Wednesday, 30 March 2011

In search of Polemos ...

Yesterday Nick Huband (whose excellent Battle of Homs play-test of THE PORTABLE WARGAME rules was featured in a recent blog entry) sent me a scanned image of an illustration from a copy an ILLUSTRATED LONDON NEWS published in November 1888. It showed several distinguished looking gentlemen (two of whom are very obviously military officers) playing a wargame on a gridded battlefield.

The game was called POLEMOS, and apparently it featured in a tournament played at RUSI (the Royal United Service Institute) in 1885. Further research has indicated that the game was commercially produced by Jaques, a company that still exists today and that specialises in high-quality indoor and outdoor games.

I am very interested to know more about this game, and I have contacted Jaques to find out if they can supply any further details. In the meantime I understand that Nick Huband has been in contact with RUSI, and they are also interested in find out more about this 'lost' wargame.

More news as and when it comes in ...

PS. As far as I know, the rules used to play the Jaques wargame POLEMOS are not the same as the POLEMOS wargame rules produced by Baccus6mm.

22 comments:

  1. Hi Bob,

    I love that picture! Another historical wargame on a grid? Wow! That will be very interesting if anythng turns up on it. I hope your research bears fruit and I am sure if it does news of such will appear on the blog - and I can't wait to see that!

    All the best (and in hopeful anticipation)

    DC

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  2. Very interesting . . . hopefully more information will come to light.


    -- Jeff

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  3. Fascinating - I'll watch out for more on this. Good to see the players in the illustration are approaching the game with all due seriousness. They also seem to be using the cloth-over-blocks approach for hills, which in my experience makes for a lot of falling over on slopes.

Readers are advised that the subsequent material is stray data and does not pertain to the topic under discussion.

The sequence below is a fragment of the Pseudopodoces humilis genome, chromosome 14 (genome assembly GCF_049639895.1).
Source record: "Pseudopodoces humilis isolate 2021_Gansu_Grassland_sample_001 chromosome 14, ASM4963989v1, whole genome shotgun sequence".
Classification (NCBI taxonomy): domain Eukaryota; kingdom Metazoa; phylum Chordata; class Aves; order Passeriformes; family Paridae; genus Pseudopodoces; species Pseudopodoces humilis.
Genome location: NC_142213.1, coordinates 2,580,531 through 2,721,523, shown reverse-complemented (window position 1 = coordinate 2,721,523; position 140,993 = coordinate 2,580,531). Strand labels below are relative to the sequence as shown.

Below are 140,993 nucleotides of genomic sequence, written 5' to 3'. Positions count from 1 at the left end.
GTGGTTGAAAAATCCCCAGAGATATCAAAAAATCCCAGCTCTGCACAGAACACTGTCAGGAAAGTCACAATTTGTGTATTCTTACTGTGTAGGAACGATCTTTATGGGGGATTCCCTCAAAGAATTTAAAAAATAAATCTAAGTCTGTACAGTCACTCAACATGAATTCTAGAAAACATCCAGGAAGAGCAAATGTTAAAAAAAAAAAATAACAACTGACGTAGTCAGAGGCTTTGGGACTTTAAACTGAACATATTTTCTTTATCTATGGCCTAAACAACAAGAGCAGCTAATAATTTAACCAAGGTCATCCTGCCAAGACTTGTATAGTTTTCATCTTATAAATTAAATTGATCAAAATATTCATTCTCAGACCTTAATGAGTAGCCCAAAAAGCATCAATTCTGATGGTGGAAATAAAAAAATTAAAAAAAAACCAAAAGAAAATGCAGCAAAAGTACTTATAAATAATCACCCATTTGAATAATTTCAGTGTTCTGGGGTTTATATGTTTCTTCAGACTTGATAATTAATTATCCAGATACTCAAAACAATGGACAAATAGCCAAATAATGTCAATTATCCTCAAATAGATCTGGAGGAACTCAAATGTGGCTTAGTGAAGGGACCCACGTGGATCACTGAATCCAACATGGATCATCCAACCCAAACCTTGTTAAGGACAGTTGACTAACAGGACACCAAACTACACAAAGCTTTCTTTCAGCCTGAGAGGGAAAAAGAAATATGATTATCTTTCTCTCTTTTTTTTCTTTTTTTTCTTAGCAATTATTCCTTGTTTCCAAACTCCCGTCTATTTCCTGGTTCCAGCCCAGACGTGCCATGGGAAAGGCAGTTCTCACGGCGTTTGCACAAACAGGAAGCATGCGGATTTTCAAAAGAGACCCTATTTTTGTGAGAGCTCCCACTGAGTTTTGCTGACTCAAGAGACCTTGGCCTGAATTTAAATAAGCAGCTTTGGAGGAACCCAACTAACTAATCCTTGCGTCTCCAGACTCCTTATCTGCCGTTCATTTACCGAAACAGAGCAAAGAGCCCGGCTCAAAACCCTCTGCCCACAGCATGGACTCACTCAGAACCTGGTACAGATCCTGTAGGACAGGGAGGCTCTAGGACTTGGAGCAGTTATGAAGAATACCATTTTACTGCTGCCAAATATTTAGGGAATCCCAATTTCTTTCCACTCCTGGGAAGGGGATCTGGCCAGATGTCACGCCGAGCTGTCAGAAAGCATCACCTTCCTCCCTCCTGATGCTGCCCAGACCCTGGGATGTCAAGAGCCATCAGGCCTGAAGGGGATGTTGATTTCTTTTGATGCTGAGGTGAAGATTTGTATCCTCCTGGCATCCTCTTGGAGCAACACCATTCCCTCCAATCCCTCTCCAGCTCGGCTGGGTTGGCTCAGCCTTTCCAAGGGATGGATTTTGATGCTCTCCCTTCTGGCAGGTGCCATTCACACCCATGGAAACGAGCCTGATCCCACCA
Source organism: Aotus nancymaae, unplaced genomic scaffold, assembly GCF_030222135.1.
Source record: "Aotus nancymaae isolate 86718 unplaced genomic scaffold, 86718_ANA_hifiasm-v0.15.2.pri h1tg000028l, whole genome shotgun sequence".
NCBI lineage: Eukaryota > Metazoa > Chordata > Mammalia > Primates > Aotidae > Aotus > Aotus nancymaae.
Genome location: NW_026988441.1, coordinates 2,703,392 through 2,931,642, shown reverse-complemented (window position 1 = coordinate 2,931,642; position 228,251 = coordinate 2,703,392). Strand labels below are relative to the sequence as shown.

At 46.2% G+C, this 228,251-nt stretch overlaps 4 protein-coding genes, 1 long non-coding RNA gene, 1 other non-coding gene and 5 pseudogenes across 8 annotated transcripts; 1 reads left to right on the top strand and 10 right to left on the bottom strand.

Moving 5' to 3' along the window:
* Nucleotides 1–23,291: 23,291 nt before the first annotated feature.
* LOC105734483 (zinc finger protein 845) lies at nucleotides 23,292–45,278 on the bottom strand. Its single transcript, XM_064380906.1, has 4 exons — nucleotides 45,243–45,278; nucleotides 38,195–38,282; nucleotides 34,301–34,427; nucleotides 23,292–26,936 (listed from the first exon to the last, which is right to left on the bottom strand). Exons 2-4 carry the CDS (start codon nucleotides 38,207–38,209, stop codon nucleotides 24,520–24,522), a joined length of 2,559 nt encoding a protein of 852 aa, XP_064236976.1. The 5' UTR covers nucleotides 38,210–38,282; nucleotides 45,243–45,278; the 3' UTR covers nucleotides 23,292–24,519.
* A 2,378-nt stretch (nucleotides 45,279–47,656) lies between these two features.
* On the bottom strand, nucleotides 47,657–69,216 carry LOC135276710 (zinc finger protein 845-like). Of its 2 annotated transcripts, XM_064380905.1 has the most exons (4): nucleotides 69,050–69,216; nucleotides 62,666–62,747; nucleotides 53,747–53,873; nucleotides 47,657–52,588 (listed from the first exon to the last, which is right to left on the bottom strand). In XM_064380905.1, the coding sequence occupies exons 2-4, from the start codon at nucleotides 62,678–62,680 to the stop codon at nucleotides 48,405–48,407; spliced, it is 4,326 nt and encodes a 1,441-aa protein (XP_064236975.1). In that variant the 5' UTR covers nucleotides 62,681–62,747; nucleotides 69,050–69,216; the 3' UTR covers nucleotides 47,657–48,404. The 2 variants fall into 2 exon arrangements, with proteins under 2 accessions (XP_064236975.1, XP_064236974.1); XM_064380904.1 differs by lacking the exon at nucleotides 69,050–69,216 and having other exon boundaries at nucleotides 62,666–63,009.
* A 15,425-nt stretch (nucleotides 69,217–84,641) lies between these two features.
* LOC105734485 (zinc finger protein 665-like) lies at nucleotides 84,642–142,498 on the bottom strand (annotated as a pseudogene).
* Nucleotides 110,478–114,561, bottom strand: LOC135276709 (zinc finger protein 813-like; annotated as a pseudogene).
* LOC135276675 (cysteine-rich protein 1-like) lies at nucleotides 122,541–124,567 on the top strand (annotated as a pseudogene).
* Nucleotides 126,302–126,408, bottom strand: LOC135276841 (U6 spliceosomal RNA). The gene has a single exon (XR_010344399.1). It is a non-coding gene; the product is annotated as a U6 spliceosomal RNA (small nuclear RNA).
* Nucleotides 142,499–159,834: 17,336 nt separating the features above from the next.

I love the hourglass - that is really classy. So much so that - even though I don't have timed moves - I'm going to try to get a vintage hourglass for my wargames room. Snag with an hourglass is you also need to employ an hourglass wallah to watch it and shout out when the sand is all gone.

    Tony

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  4. David Crook,

    Information is already coming in from a variety of sources ... so watch this space (as they say)!

    All the best,

    Bob

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  5. Bluebear Jeff,

    I have been told that a set is still in existence, and I am trying to get hold of some pictures to see what it actually looked like.

    All the best,

    Bob

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  6. I am looking forward to hearing more of this. Wonderful to see information on pre 914 gaming slowly coming together.

    I note the timer on the table. I wish it was a compulsory piece of equipment for all wargames.

    John

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  7. MSFoy,

    It is a wonderfully evocative illustration, and in itself would make me want to find out more about the game.

    From the description I have read, you are right about the 'cloth over hills' method used, and it will be interesting to find out how they coped with the problems that are usually associated with the cloth creasing and figures falling over on the slopes.

    As using an hourglass to time the moves ... well it is so in keeping with the era that I can see why using one – or even just having one available for use – is an incentive to buy one for one's wargames room ... and to acquire an hourglass wallah to go with it!

    All the best,

    Bob

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  8. Despite a deep antipathy to gridded wargame tables I'm hooked... the picture is very interesting... I noted the hour glass (timed moves?) as per others, but I'm also interested in the purpose of the wedges that appear on the table - sometimes upright and sometimes flat... I also note the casualty figures.....

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  9. Johnpreece,

    What I find fascinating is that this was obviously a commercial wargame that was on sale to the public in the mid-1880s ... which is quite some time before I thought that commercial wargames were available.